Have a roaring good time at child advocate fundraiser

Gaming-themed event to help foster care program
By: Martha Garcia, Loomis News Editor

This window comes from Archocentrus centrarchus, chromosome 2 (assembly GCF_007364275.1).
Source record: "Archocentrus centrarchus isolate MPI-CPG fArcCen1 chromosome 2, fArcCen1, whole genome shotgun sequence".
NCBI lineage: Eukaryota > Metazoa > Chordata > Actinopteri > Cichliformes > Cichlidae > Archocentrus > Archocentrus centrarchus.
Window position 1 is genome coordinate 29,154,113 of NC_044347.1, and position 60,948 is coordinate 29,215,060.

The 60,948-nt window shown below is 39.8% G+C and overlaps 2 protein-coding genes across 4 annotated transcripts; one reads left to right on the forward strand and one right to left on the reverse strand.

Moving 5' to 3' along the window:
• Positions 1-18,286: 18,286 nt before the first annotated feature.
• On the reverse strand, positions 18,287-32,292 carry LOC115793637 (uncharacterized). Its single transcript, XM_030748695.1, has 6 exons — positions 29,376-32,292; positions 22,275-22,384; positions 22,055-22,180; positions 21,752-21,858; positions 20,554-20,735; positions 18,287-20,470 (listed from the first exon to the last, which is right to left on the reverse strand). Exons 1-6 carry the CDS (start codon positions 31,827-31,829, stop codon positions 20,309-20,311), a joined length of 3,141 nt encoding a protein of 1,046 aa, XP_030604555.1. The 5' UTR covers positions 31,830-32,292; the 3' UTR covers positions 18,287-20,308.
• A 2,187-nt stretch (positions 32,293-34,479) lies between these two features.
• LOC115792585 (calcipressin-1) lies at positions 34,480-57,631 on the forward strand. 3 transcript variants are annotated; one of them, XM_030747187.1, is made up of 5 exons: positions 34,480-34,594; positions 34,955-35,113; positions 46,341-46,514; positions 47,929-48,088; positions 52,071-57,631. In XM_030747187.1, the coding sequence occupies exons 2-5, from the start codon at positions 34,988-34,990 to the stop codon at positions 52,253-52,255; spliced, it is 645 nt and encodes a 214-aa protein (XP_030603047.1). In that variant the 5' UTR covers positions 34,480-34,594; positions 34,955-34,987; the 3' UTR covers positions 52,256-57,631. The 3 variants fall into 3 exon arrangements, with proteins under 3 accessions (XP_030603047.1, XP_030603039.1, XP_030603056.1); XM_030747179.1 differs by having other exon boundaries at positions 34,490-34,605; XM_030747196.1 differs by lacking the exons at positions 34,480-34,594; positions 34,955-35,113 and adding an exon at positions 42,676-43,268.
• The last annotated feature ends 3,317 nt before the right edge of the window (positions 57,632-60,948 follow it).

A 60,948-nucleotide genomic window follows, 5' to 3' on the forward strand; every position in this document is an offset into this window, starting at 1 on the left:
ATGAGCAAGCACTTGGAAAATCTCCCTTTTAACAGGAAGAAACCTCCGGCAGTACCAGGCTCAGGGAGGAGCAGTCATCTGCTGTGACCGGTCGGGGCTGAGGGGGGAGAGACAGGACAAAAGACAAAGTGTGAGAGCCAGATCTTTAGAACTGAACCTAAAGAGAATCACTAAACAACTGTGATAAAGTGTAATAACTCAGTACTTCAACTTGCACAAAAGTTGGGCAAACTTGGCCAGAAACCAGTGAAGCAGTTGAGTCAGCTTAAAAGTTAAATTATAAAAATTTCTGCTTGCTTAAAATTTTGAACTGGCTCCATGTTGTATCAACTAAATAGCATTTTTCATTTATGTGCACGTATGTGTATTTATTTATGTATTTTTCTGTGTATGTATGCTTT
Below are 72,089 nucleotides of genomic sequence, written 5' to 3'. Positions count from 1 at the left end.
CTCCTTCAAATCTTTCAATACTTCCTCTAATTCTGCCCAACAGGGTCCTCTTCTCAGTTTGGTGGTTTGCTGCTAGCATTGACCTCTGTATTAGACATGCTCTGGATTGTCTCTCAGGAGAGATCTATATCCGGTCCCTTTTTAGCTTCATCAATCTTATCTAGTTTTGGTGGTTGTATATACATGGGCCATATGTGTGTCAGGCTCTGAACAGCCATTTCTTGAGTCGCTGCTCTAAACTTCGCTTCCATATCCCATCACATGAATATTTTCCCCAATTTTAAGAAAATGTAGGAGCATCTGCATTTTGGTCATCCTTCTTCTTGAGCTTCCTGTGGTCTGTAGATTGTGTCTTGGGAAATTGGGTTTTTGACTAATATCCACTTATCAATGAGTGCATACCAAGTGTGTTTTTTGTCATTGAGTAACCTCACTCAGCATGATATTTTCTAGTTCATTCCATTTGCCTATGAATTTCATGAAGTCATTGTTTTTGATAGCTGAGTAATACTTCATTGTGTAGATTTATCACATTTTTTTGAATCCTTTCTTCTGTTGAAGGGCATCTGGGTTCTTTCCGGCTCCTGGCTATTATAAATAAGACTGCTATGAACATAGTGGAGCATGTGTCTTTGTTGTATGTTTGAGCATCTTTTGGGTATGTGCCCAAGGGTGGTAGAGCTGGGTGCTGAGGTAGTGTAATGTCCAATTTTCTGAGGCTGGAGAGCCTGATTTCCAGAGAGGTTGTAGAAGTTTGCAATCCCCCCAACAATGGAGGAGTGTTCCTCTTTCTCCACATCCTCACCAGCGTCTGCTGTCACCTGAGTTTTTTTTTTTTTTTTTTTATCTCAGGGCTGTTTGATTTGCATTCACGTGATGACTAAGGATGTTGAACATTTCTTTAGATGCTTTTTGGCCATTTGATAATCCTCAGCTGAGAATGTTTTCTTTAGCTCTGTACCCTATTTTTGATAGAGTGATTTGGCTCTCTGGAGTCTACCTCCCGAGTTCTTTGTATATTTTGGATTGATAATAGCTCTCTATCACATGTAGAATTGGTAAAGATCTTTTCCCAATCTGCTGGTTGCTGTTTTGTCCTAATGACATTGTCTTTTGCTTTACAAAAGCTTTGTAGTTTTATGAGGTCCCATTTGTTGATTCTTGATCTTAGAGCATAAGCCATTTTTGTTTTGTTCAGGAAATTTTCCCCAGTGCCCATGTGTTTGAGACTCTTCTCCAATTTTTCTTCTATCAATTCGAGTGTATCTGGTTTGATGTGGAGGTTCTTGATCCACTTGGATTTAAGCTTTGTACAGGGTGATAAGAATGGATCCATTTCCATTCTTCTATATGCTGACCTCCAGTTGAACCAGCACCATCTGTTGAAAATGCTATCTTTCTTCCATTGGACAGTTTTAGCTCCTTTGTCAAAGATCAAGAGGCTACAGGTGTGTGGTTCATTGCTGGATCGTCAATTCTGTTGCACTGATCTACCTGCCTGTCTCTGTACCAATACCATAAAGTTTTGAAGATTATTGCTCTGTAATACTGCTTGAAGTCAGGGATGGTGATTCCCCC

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Kathy Wells has become the “eyes and ears” for a child in the Placer County foster care system. The Penryn resident volunteers as a Court Appointed Special Advocate (CASA). It’s also a cause anyone can support by attending a benefit for Child Advocates of Placer County, which oversees Wells and other CASA volunteers. The second annual Roaring 20s Speakeasy & Casino Night to be held Saturday, April 25, at the High-Hand Nursery & Café in Loomis promises to be a fun-filled and festive evening. Proceeds from the event will help Child Advocates of Placer County increase the number of children they serve and increase their volunteer base of 88 advocates. That will still leave half of the 400 Placer County youth in foster care without an advocate. “This is by far the most personal kind of volunteer experience that I’ve ever had,” said Wells, who was given her first case last November immediately after taking a six-week training course. As a court-appointment special advocate, Wells has become a powerful voice in the life of a foster youth. “I meet with the child on a regular basis. I meet with the foster parent. I attend court hearings and I do court reports for the juvenile court judge,” she explained. When Wells meets with the child, they might go to dinner, Kings basketball games, the theater or special events put on for CASA, like a holiday party. With close contact, said Wells, she can get to “know if there might be something wrong, or something they need, then we can bring that to the judge.” As advocates, she said, “We’re the eyes and ears for the judge.” Don Kleinfelder, the Child Advocates of Placer County executive director, said the CASA program has been in existence in Placer County since 2004. He said 35 percent of funding is from foundations, such as United Auburn Indian Community and service groups like the Rotary Club; individuals donate 37 percent; and 20 percent is from government sources. They depend on events such as the fundraiser at the High-Hand for eight percent of their funding. “We only do one big event a year, and that’s it,” Kleinfelder said. Tickets for the Speakeasy & Casino Night, which runs from 6 to 11 p.m., are $45 per person, in advance, or $55 at the door. The evening includes fine food and wine, dancing to live music, gaming, a silent auction and raffles. For more information, call (530) 887-1006 or visit Roaring 20s Speakeasy & Casino Night fundraiser Who: Court Appointed Special Advocate (CASA) program When: 6 to 11 p.m. Saturday, April 25 Where: High-Hand Nursery & Café, Loomis Tickets: $45 in advance; $55 at the door Call: (530) 887-1006 or visit